The Enmore Theatre is now Sydney’s oldest and longest running live theatre

The Enmore Theatre plays a distinctive role in the social and cultural life of the city and occupies a unique position in Sydney’s theatrical history. Originally built in 1908 and opened to the public as a photo-play theatre in 1912. The Enmore and the Szarka brothers commenced a succession of sold out performances and remarkable success.

The theatre was extensively renovated in 1920 and given a handsome palladium style façade. Hoyts closed the Enmore and began an extensive modernisation of the entire building. The theatre re-emerged as a “large art deco showplace”, with a newly renovated stage, increased stage flying capacity, new façade, interior and décor. It is this art deco remodelling that appears today.

The evolution of the building over nearly a century has resulted in an architectural fabric that includes elements of Art nouveau, Edwardian, Art Moderne and various Art Deco styles.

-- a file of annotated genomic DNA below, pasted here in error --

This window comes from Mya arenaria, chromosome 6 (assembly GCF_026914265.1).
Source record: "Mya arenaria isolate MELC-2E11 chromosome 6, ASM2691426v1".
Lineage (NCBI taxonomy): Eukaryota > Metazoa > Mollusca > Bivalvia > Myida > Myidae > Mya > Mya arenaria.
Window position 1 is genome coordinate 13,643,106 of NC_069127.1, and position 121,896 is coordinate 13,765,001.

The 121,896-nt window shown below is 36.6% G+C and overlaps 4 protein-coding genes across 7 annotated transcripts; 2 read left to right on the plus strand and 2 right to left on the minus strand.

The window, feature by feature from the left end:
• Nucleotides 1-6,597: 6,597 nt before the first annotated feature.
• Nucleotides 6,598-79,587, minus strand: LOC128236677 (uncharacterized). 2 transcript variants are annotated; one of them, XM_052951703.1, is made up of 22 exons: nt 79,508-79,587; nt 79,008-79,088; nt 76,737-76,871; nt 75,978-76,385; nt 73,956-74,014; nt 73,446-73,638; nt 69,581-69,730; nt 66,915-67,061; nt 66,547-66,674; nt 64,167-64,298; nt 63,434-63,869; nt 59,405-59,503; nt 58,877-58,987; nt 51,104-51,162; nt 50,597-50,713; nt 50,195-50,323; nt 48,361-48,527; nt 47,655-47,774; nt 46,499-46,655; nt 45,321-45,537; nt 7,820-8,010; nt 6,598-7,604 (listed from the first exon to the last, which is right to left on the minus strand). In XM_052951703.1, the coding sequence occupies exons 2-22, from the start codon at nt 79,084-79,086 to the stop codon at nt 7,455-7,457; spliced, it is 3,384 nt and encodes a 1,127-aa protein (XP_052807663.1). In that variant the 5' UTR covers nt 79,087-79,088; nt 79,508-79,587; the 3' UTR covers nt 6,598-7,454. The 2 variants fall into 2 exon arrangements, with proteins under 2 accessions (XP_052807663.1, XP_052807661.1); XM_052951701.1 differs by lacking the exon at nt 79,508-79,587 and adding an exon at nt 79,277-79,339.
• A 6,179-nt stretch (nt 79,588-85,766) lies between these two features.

Unlike so many of its sister city theatres the Enmore defied demolition. Like Paddington, Glebe and Newtown, Enmore was never pro-development until the early 1980’s. It was during this period that the majestic Regent Theatre was demolished, the Capitol condemned and closed and the Walter Burley Griffin designed Paris destroyed for redevelopment. This left a deep void and created a demand for a theatre of the Enmore’s capacity, staging facilities and heritage ambience and appeal.

The Enmore Theatre is classified by the National Trust and is listed in the Historic Buildings Register of the Australian Institute of Architects. The Enmore Theatre is one of two surviving art deco theatres in Sydney and the only one in its full original condition.

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